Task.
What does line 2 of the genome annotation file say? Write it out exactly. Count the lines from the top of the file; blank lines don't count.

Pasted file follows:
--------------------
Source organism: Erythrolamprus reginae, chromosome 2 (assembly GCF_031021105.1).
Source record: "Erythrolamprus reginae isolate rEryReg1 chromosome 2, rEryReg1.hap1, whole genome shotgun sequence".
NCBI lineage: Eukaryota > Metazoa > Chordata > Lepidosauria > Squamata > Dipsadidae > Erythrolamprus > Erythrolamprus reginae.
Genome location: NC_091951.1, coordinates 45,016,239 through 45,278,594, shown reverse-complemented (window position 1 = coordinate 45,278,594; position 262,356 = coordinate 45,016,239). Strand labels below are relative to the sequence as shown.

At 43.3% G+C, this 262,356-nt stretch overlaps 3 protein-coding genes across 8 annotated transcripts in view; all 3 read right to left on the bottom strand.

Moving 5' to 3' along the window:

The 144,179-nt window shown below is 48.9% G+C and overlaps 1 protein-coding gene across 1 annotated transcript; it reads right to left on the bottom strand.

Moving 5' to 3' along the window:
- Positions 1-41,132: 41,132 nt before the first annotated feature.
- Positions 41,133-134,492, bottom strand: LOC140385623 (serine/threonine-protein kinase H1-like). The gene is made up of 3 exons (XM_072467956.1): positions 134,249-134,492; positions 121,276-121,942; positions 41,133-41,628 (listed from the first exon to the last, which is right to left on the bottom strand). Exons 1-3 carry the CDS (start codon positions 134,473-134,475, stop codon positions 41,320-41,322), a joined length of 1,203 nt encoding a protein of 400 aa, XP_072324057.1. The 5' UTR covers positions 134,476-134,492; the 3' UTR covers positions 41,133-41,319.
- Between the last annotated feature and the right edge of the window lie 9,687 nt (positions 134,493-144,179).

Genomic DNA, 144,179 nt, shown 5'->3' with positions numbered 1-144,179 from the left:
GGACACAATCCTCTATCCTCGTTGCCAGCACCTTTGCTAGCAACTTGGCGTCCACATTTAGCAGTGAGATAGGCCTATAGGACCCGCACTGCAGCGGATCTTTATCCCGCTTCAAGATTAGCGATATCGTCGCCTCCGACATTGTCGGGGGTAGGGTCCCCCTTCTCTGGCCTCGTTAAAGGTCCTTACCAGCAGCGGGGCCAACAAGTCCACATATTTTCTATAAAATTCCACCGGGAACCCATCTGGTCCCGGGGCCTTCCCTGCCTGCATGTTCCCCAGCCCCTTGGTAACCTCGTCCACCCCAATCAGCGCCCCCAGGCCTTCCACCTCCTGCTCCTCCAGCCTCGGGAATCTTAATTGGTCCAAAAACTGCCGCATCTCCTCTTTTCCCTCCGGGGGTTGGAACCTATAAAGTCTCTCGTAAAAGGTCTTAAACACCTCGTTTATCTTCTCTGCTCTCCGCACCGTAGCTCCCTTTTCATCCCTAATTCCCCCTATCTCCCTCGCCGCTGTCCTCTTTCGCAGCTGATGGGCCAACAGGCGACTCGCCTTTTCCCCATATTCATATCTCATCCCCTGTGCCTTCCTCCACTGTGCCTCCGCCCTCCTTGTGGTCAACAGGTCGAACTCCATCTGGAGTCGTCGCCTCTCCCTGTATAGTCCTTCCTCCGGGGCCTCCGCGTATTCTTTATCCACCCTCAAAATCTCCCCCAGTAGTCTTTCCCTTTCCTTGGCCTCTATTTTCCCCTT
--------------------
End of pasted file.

Source record: "Erythrolamprus reginae isolate rEryReg1 chromosome 2, rEryReg1.hap1, whole genome shotgun sequence".